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London 2012 Olympic silver medallist Michael Jamieson has said UK sporting bodies need to pay more attention to elite athletes’ mental health.
The 28-year-old Scot said UK Sport was run as a business with no “direct responsibility” for athlete wellbeing.
Jamieson has announced his retirement from swimming, revealing how a brutal training regime led to depression.
UK Sport said it took its duty of care to athletes “very seriously”, offering a comprehensive” package of support”.
Speaking on BBC Radio Scotland’s Kaye Adams programme, the swimmer said he thought that increasing pressure to win medals could have an impact on the mental health of many athletes.
“There’s been so much success particularly in British sport over recent years that we’ve just becoming accustomed to British athletes winning Olympic gold medals and the work and preparation that goes into that is a decade long.”
Despite the huge sacrifices many athletes make to get to the top, Jamieson said he believed more could be done to care for their wellbeing.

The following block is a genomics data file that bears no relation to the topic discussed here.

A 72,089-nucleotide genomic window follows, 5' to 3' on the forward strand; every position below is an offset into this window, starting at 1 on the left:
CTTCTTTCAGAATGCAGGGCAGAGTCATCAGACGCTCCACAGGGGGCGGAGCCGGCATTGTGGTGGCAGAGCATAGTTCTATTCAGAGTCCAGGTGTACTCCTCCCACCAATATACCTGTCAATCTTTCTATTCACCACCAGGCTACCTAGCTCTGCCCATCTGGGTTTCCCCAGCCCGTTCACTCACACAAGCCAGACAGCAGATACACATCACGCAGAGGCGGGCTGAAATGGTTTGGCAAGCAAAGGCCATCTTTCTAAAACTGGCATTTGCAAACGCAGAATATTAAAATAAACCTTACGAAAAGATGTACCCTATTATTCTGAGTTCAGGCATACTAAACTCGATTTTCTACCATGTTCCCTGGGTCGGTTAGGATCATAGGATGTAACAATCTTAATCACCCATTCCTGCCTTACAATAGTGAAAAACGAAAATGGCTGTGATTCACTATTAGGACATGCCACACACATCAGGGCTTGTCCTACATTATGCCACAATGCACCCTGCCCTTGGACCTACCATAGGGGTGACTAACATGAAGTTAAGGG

“Ultimately UK Sport is a business and it’s run as such. If sports are looked at as not being able to win the medals they need to justify their funding, then they’re being cut as we’ve seen recently.
“It’s terribly sad for the athletes involved that are directly affected by it.
“But it’s a tough one because UK Sport and other federations involved don’t have a direct responsibility for athlete wellbeing. It’s not really their responsibility.
“They’re there to provide a platform for athletes to win medals.”
Jamieson’s career highlight was an Olympic silver in 2012
Jamieson broke his own British record to finish second in the 200m breaststroke in the 2012 Olympics, but missed out on a medal at the 2013 World Championships after a series of shoulder injuries.
Overtraining in preparation for the 2014 Commonwealth Games led to his heart being restarted and he was beaten by compatriot Ross Murdoch in his favoured event in Glasgow.
He failed to qualify for the World Championships in 2015 and missed out on selection for the 2016 Rio Olympics.
The swimmer told BBC Scotland it was common for many elite athletes to over-analyse their day-to-day performance.
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